The Catholic Church of Western Sydney and the Blue Mountains has welcomed its new parish.
Holy Cross Parish, Granville was created on September 14, 2020 – Feast of the Exaltation of the Holy Cross – following the merger of Holy Trinity Parish, Granville and Holy Family Parish, East Granville.
But this new parish actually has a long history. The original parish, Holy Trinity, began in 1886. In 1946 the parish split in two with the creation of Holy Family Parish. As noted on the Granville Parish website, in recent years both parishes have recognized how, with a strong common heritage and a shared sense of purpose, it would broaden and enliven their community to work together.
In announcing his decision to enact the merger, Bishop Vincent Long OFM Conv, Bishop of Parramatta congratulated Father Andrew Bass, parish priest of the newly created Holy Cross parish. Since 2015, Father Andrew has also served as pastor of both parishes.
Bishop Vincent told Father Andrew that he looks forward to celebrating with the Catholic community of Granville as soon as it is appropriate to do so.
“After consideration by the Presbyteral Council and after taking the advice of other members of the Curia, I am pleased to inform you that I have accepted the erection of the new parish in accordance with the provisions of Canon Law 515 §2 “, wrote Bishop Vincent. to Father Andrew.
The name Sainte-Croix is the focal point of both churches. It recognizes Jesus Christ, as a member of the Holy Family, and second person of the Holy Trinity. It also links parish schools and their founders – Mary MacKillop of the Sisters of St Joseph, who took the name Mary of the Cross and the Patrician Brothers whose first school in Sydney was called Holy Cross.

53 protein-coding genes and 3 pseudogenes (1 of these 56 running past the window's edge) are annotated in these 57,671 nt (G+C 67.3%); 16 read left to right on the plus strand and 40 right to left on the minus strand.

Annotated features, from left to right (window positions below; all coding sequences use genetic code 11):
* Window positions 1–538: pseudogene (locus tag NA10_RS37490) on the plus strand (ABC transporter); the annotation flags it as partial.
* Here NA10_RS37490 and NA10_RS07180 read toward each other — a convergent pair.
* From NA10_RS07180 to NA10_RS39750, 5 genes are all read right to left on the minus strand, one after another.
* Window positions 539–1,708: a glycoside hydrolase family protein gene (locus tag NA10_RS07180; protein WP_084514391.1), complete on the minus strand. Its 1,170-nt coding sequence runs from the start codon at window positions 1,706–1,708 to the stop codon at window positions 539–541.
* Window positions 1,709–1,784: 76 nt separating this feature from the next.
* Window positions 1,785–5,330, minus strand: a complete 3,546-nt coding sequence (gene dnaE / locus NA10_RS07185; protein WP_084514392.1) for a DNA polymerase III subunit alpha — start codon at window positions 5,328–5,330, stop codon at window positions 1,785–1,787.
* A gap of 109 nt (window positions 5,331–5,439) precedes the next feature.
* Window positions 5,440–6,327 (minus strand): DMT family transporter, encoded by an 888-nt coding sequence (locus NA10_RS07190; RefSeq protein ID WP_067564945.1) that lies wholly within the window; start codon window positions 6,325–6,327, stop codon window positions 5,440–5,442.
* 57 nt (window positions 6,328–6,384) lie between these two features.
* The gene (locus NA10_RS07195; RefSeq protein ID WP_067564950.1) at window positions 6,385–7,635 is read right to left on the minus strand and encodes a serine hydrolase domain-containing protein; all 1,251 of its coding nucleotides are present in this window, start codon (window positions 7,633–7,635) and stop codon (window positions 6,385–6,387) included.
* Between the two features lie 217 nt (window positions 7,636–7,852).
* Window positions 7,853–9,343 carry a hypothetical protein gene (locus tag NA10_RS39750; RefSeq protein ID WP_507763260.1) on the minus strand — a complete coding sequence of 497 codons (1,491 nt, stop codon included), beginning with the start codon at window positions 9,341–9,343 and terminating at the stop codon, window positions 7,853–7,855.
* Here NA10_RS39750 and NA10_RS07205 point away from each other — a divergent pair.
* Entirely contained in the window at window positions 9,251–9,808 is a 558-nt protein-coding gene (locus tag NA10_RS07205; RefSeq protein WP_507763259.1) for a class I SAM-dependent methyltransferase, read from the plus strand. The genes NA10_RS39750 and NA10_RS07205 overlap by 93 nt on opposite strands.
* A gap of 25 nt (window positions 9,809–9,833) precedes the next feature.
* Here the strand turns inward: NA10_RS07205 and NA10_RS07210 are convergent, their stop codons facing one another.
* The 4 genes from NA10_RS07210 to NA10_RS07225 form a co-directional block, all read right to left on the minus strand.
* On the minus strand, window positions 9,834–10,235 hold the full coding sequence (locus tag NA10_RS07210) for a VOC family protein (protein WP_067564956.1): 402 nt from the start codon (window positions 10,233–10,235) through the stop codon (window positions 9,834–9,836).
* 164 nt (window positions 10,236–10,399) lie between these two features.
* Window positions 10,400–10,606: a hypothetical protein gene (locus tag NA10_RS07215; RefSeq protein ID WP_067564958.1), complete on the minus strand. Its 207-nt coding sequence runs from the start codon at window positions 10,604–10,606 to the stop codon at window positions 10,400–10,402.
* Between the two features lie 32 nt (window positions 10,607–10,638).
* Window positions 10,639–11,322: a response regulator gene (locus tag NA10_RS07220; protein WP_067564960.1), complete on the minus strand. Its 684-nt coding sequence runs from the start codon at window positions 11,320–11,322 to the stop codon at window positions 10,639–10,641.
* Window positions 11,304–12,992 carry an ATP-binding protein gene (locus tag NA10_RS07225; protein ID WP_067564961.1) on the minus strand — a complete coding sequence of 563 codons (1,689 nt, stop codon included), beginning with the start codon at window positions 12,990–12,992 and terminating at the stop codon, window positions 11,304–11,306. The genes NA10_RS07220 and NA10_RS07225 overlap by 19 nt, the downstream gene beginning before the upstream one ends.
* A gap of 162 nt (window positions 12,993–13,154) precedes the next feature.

As the parish’s website says, “The shape of the cross itself, the two parts that make up a single cross, is a sign of the union of two communities to form a union dedicated to the service of God, to the Church and the community at large.
The Granville Parish website gives wonderful examples of how the twinning of parishes over the past few years has led to a stronger community, doing things they could not have done before. Every Good Friday, for example, the community walks from Holy Trinity Church to Holy Family Church, stopping to pray the Stations of the Cross among parishioners along the way.
They share parish fairs, outdoor movie nights, picnics, parties and candlelight caroling. Their annual volunteer campaign now stretches across parishes, introducing new families to one another and forming friendships that would not have happened otherwise.
Given that the parishes have become so close for a number of years, the union will not result in significant day-to-day changes for parishioners. Already, the parish pastoral council and the catechists have joined together, and there is a parish bulletin and a Facebook page. With less duplication, resources can be freed up to care for parishioners, pastoral work, churches and parish buildings as well as more effective fundraising.
As stated on their website, the new parish is looking to the future. “We have a unique opportunity to show that we are proud of our Christian heritage and, more importantly, that we are working together for a common result. We pray that we all work together with a sense of faith, hope and love under the guidance of the Most Holy Family and the Most Holy Trinity under the protection of the Holy Cross. We pray that they will bless our efforts and grant us the grace to support us now and in the future.
Thanks to the parish of Sainte-Croix de Granville.